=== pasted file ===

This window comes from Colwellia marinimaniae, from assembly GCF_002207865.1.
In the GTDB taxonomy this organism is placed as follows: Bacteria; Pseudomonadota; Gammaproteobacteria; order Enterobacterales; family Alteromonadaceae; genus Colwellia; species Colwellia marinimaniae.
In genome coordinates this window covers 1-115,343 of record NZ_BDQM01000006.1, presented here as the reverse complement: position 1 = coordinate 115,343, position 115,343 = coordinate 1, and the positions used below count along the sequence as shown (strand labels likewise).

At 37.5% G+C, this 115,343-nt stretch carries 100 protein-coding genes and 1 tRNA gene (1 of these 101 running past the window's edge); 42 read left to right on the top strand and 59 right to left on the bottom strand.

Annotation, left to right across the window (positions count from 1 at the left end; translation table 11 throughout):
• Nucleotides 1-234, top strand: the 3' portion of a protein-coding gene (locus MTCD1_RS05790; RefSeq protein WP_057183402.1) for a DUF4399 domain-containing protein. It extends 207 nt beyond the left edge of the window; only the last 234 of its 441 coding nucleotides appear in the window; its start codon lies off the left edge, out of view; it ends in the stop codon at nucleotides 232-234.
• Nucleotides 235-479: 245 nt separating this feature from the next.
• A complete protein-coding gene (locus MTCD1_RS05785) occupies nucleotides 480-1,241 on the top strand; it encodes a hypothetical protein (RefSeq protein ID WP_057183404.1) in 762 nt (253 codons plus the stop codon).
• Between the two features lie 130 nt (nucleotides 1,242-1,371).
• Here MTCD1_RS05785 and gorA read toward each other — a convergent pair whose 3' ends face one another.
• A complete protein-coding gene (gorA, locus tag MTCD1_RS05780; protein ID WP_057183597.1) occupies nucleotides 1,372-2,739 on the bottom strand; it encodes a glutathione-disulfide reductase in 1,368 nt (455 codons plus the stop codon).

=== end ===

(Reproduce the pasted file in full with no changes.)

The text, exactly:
This window comes from Colwellia marinimaniae, from assembly GCF_002207865.1.
In the GTDB taxonomy this organism is placed as follows: Bacteria; Pseudomonadota; Gammaproteobacteria; order Enterobacterales; family Alteromonadaceae; genus Colwellia; species Colwellia marinimaniae.
In genome coordinates this window covers 1-115,343 of record NZ_BDQM01000006.1, presented here as the reverse complement: position 1 = coordinate 115,343, position 115,343 = coordinate 1, and the positions used below count along the sequence as shown (strand labels likewise).

At 37.5% G+C, this 115,343-nt stretch carries 100 protein-coding genes and 1 tRNA gene (1 of these 101 running past the window's edge); 42 read left to right on the top strand and 59 right to left on the bottom strand.

Annotation, left to right across the window (positions count from 1 at the left end; translation table 11 throughout):
• Nucleotides 1-234, top strand: the 3' portion of a protein-coding gene (locus MTCD1_RS05790; RefSeq protein WP_057183402.1) for a DUF4399 domain-containing protein. It extends 207 nt beyond the left edge of the window; only the last 234 of its 441 coding nucleotides appear in the window; its start codon lies off the left edge, out of view; it ends in the stop codon at nucleotides 232-234.
• Nucleotides 235-479: 245 nt separating this feature from the next.
• A complete protein-coding gene (locus MTCD1_RS05785) occupies nucleotides 480-1,241 on the top strand; it encodes a hypothetical protein (RefSeq protein ID WP_057183404.1) in 762 nt (253 codons plus the stop codon).
• Between the two features lie 130 nt (nucleotides 1,242-1,371).
• Here MTCD1_RS05785 and gorA read toward each other — a convergent pair whose 3' ends face one another.
• A complete protein-coding gene (gorA, locus tag MTCD1_RS05780; protein ID WP_057183597.1) occupies nucleotides 1,372-2,739 on the bottom strand; it encodes a glutathione-disulfide reductase in 1,368 nt (455 codons plus the stop codon).